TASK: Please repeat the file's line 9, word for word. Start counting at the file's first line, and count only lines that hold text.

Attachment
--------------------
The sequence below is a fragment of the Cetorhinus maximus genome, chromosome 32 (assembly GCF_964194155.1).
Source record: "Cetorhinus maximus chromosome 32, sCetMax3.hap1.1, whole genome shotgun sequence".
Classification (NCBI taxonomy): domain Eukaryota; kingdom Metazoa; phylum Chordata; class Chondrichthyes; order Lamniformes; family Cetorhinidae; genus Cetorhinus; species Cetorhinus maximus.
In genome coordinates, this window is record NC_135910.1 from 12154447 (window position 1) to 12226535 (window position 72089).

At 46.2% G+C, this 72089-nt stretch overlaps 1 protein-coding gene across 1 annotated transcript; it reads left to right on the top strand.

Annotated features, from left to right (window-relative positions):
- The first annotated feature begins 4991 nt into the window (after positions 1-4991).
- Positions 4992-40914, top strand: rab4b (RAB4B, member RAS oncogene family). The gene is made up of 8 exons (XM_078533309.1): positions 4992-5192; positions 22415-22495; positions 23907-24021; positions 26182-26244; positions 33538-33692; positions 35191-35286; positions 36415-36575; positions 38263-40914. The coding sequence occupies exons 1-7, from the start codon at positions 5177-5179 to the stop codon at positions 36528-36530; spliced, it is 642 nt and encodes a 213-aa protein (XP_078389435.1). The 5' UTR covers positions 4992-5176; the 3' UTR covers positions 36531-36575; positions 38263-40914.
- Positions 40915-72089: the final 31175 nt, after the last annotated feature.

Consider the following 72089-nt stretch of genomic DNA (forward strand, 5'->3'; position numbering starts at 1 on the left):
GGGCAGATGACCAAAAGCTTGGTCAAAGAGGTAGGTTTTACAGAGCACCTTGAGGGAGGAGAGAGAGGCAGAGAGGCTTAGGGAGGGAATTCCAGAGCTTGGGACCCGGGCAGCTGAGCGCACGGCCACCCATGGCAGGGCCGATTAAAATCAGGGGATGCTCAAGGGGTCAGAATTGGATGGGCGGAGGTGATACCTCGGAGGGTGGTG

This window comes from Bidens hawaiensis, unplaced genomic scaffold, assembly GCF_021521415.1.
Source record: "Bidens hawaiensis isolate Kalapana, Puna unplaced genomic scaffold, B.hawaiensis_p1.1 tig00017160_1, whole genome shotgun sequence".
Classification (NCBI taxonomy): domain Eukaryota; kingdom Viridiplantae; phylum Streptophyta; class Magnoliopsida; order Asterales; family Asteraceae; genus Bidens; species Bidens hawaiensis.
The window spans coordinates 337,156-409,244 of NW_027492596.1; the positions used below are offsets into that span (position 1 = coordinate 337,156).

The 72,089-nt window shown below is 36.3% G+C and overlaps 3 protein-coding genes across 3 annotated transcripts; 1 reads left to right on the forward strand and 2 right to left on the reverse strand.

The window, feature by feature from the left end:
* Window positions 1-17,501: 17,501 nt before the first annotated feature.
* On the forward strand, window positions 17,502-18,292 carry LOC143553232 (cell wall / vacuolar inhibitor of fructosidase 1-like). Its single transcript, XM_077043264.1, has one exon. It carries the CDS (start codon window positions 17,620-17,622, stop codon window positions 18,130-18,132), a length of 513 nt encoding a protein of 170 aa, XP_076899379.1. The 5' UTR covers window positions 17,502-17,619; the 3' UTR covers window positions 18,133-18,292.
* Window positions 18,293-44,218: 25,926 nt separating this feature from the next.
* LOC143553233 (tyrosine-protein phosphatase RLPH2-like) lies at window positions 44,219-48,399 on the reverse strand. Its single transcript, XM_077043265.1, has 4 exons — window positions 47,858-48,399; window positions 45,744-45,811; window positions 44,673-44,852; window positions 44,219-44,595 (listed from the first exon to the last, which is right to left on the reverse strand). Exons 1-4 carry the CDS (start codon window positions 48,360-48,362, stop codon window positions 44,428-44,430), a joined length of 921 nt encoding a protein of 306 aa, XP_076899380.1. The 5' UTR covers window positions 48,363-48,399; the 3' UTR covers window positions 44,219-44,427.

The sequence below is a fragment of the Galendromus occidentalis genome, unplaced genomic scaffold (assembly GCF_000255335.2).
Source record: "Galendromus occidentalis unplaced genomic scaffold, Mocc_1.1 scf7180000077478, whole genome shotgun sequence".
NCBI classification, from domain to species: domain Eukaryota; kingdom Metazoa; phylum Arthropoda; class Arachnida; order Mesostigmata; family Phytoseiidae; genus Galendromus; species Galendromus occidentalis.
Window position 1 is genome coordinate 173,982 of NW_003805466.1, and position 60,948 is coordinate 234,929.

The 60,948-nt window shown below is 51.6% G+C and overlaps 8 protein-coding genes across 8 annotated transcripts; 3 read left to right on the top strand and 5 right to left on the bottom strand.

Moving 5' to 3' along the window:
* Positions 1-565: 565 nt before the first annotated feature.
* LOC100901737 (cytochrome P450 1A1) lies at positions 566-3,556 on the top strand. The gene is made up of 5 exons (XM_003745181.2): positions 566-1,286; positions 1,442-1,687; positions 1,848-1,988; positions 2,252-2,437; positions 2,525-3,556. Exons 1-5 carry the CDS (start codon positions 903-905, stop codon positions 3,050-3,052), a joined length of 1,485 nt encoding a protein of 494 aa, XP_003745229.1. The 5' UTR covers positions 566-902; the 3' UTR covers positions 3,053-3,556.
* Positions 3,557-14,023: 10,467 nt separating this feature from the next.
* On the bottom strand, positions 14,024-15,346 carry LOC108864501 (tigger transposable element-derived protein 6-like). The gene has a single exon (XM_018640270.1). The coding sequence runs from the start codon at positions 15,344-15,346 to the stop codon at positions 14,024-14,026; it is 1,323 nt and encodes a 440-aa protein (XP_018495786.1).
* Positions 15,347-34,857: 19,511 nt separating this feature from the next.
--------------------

- Positions 40915-72089: the final 31175 nt, after the last annotated feature.